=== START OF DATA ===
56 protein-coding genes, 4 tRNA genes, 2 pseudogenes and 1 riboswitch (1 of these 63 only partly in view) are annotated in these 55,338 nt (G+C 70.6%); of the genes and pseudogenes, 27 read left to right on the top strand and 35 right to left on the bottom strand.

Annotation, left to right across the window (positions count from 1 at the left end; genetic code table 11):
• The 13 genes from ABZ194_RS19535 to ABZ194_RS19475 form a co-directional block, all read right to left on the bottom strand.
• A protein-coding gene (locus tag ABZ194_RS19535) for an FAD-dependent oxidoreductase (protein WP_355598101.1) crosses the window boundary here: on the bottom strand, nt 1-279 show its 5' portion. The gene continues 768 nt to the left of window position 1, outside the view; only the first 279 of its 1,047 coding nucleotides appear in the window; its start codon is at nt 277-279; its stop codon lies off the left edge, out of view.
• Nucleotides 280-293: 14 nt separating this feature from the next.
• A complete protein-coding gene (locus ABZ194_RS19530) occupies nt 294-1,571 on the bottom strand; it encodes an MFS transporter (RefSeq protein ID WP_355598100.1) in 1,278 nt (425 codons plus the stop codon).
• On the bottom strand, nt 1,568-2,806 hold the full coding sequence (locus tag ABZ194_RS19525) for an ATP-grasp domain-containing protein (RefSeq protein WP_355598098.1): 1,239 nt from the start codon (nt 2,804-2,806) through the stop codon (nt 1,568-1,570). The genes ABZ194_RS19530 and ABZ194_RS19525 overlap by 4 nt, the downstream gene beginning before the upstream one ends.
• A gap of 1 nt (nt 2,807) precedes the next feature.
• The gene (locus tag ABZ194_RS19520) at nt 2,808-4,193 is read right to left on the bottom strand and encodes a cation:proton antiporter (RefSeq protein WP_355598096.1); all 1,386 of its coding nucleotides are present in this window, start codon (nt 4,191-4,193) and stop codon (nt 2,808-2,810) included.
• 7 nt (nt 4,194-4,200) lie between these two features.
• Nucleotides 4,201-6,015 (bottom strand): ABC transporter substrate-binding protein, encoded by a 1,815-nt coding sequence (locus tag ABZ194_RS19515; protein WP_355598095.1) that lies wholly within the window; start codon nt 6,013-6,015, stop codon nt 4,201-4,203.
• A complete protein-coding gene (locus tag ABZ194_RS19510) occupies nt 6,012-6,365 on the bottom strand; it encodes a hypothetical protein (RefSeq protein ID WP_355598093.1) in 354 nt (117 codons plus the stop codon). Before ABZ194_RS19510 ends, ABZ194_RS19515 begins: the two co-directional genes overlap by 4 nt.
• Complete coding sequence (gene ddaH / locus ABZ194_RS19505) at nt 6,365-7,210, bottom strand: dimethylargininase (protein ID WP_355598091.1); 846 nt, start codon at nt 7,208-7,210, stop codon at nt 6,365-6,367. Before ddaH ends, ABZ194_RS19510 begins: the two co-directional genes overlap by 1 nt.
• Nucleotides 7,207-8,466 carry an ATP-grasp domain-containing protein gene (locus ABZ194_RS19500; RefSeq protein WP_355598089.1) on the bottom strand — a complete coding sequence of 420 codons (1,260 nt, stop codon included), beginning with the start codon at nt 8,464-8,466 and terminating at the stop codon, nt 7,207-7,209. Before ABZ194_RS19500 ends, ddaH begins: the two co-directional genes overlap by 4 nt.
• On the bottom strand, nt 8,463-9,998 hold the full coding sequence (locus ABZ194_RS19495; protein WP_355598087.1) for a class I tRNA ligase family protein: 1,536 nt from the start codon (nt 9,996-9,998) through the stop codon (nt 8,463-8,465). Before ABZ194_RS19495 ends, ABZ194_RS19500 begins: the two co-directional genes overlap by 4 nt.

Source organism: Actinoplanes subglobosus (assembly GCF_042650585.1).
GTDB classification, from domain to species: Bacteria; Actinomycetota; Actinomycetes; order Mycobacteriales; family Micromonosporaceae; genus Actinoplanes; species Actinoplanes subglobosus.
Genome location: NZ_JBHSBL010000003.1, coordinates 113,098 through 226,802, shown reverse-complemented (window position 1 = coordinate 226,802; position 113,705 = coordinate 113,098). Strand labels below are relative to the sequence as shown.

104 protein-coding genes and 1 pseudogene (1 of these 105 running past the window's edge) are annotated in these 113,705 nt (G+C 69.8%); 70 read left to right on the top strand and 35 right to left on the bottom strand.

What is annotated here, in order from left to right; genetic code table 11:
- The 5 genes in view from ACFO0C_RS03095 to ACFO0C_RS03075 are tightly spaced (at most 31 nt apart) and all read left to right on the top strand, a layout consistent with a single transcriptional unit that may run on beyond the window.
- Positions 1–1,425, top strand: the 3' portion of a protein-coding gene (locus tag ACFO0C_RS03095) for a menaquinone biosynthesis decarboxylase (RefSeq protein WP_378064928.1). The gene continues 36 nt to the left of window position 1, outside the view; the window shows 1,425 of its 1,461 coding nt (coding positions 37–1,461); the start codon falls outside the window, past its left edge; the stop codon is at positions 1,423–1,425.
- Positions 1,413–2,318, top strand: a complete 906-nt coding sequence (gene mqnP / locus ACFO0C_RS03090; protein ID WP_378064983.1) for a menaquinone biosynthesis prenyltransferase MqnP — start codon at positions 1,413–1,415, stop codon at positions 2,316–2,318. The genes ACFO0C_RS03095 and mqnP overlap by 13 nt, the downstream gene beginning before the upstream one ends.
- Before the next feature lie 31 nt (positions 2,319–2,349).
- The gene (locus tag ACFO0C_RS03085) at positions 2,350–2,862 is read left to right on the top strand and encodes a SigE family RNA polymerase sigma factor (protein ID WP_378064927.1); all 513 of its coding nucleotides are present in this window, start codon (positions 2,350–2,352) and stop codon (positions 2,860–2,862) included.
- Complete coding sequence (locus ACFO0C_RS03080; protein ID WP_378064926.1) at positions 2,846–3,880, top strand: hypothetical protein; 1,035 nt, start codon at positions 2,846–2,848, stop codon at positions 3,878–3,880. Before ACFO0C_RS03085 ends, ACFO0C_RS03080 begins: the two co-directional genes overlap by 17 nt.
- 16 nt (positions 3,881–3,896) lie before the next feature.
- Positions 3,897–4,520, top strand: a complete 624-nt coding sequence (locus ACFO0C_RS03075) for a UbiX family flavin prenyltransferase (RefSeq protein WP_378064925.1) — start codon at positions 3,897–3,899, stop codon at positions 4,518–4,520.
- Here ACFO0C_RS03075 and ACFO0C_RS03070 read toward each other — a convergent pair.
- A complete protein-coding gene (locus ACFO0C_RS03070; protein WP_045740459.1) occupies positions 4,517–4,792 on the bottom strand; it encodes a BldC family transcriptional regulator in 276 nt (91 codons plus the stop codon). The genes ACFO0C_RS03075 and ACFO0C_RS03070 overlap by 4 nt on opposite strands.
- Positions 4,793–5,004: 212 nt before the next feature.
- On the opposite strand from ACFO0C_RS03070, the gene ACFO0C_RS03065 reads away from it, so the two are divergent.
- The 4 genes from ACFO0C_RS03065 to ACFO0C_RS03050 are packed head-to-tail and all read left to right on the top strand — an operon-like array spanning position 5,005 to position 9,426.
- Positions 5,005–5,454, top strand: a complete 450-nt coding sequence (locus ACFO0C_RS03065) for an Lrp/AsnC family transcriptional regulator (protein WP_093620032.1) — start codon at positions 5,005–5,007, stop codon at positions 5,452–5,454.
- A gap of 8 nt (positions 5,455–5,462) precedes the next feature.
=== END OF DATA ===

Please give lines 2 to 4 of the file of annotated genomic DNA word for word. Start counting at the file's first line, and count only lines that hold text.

Annotation, left to right across the window (positions count from 1 at the left end; genetic code table 11):
• The 13 genes from ABZ194_RS19535 to ABZ194_RS19475 form a co-directional block, all read right to left on the bottom strand.
• A protein-coding gene (locus tag ABZ194_RS19535) for an FAD-dependent oxidoreductase (protein WP_355598101.1) crosses the window boundary here: on the bottom strand, nt 1-279 show its 5' portion. The gene continues 768 nt to the left of window position 1, outside the view; only the first 279 of its 1,047 coding nucleotides appear in the window; its start codon is at nt 277-279; its stop codon lies off the left edge, out of view.